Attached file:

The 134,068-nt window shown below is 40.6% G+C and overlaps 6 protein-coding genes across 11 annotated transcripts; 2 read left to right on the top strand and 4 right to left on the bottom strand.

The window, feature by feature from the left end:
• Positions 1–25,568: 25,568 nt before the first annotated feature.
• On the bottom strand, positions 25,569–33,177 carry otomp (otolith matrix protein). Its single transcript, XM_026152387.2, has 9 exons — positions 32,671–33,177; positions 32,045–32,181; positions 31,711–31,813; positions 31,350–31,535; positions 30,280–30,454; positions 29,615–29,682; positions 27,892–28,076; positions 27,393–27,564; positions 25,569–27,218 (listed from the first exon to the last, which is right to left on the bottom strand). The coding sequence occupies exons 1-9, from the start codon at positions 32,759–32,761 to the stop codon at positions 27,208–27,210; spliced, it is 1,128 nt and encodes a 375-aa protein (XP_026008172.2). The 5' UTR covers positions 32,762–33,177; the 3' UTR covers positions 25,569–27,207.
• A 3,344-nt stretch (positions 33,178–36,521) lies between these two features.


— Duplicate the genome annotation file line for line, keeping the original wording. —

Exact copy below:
The 134,068-nt window shown below is 40.6% G+C and overlaps 6 protein-coding genes across 11 annotated transcripts; 2 read left to right on the top strand and 4 right to left on the bottom strand.

The window, feature by feature from the left end:
• Positions 1–25,568: 25,568 nt before the first annotated feature.
• On the bottom strand, positions 25,569–33,177 carry otomp (otolith matrix protein). Its single transcript, XM_026152387.2, has 9 exons — positions 32,671–33,177; positions 32,045–32,181; positions 31,711–31,813; positions 31,350–31,535; positions 30,280–30,454; positions 29,615–29,682; positions 27,892–28,076; positions 27,393–27,564; positions 25,569–27,218 (listed from the first exon to the last, which is right to left on the bottom strand). The coding sequence occupies exons 1-9, from the start codon at positions 32,759–32,761 to the stop codon at positions 27,208–27,210; spliced, it is 1,128 nt and encodes a 375-aa protein (XP_026008172.2). The 5' UTR covers positions 32,762–33,177; the 3' UTR covers positions 25,569–27,207.
• A 3,344-nt stretch (positions 33,178–36,521) lies between these two features.